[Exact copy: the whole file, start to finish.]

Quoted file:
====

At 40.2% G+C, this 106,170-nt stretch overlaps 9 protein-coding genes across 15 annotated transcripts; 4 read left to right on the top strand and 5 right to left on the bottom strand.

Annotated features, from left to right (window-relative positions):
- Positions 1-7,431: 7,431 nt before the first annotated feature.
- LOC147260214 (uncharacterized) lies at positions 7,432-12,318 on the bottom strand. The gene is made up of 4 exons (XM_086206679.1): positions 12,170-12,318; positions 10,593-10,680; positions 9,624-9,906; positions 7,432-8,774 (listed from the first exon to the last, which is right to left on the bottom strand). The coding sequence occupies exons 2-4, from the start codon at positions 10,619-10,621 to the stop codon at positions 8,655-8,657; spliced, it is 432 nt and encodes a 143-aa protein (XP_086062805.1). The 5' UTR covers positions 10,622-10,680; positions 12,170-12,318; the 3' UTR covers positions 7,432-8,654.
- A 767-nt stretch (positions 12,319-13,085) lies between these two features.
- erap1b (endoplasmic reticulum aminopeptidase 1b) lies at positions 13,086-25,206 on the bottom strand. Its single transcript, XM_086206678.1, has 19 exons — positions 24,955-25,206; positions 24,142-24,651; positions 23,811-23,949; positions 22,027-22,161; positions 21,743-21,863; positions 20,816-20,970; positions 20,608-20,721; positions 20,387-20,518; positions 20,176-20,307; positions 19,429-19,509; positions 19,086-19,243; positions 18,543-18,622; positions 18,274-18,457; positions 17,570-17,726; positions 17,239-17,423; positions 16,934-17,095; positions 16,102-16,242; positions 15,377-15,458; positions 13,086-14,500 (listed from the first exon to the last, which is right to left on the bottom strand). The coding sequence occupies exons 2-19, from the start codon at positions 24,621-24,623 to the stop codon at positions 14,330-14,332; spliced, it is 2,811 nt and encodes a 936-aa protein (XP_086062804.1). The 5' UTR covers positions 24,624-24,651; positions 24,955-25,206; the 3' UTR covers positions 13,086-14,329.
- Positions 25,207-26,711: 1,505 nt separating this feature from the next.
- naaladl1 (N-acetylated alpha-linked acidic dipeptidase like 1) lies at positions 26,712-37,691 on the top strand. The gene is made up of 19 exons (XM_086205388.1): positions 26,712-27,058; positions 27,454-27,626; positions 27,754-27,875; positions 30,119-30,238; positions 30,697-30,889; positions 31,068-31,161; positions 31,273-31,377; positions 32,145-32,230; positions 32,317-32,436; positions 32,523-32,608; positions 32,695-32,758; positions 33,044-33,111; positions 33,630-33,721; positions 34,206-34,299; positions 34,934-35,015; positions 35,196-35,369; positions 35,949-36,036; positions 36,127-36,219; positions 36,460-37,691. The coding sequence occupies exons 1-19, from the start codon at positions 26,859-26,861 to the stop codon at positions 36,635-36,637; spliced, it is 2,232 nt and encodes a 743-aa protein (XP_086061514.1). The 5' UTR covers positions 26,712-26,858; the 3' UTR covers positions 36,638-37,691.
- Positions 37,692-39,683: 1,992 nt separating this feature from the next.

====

At 40.2% G+C, this 106,170-nt stretch overlaps 9 protein-coding genes across 15 annotated transcripts; 4 read left to right on the top strand and 5 right to left on the bottom strand.

Annotated features, from left to right (window-relative positions):
- Positions 1-7,431: 7,431 nt before the first annotated feature.
- LOC147260214 (uncharacterized) lies at positions 7,432-12,318 on the bottom strand. The gene is made up of 4 exons (XM_086206679.1): positions 12,170-12,318; positions 10,593-10,680; positions 9,624-9,906; positions 7,432-8,774 (listed from the first exon to the last, which is right to left on the bottom strand). The coding sequence occupies exons 2-4, from the start codon at positions 10,619-10,621 to the stop codon at positions 8,655-8,657; spliced, it is 432 nt and encodes a 143-aa protein (XP_086062805.1). The 5' UTR covers positions 10,622-10,680; positions 12,170-12,318; the 3' UTR covers positions 7,432-8,654.
- A 767-nt stretch (positions 12,319-13,085) lies between these two features.
- erap1b (endoplasmic reticulum aminopeptidase 1b) lies at positions 13,086-25,206 on the bottom strand. Its single transcript, XM_086206678.1, has 19 exons — positions 24,955-25,206; positions 24,142-24,651; positions 23,811-23,949; positions 22,027-22,161; positions 21,743-21,863; positions 20,816-20,970; positions 20,608-20,721; positions 20,387-20,518; positions 20,176-20,307; positions 19,429-19,509; positions 19,086-19,243; positions 18,543-18,622; positions 18,274-18,457; positions 17,570-17,726; positions 17,239-17,423; positions 16,934-17,095; positions 16,102-16,242; positions 15,377-15,458; positions 13,086-14,500 (listed from the first exon to the last, which is right to left on the bottom strand). The coding sequence occupies exons 2-19, from the start codon at positions 24,621-24,623 to the stop codon at positions 14,330-14,332; spliced, it is 2,811 nt and encodes a 936-aa protein (XP_086062804.1). The 5' UTR covers positions 24,624-24,651; positions 24,955-25,206; the 3' UTR covers positions 13,086-14,329.
- Positions 25,207-26,711: 1,505 nt separating this feature from the next.
- naaladl1 (N-acetylated alpha-linked acidic dipeptidase like 1) lies at positions 26,712-37,691 on the top strand. The gene is made up of 19 exons (XM_086205388.1): positions 26,712-27,058; positions 27,454-27,626; positions 27,754-27,875; positions 30,119-30,238; positions 30,697-30,889; positions 31,068-31,161; positions 31,273-31,377; positions 32,145-32,230; positions 32,317-32,436; positions 32,523-32,608; positions 32,695-32,758; positions 33,044-33,111; positions 33,630-33,721; positions 34,206-34,299; positions 34,934-35,015; positions 35,196-35,369; positions 35,949-36,036; positions 36,127-36,219; positions 36,460-37,691. The coding sequence occupies exons 1-19, from the start codon at positions 26,859-26,861 to the stop codon at positions 36,635-36,637; spliced, it is 2,232 nt and encodes a 743-aa protein (XP_086061514.1). The 5' UTR covers positions 26,712-26,858; the 3' UTR covers positions 36,638-37,691.
- Positions 37,692-39,683: 1,992 nt separating this feature from the next.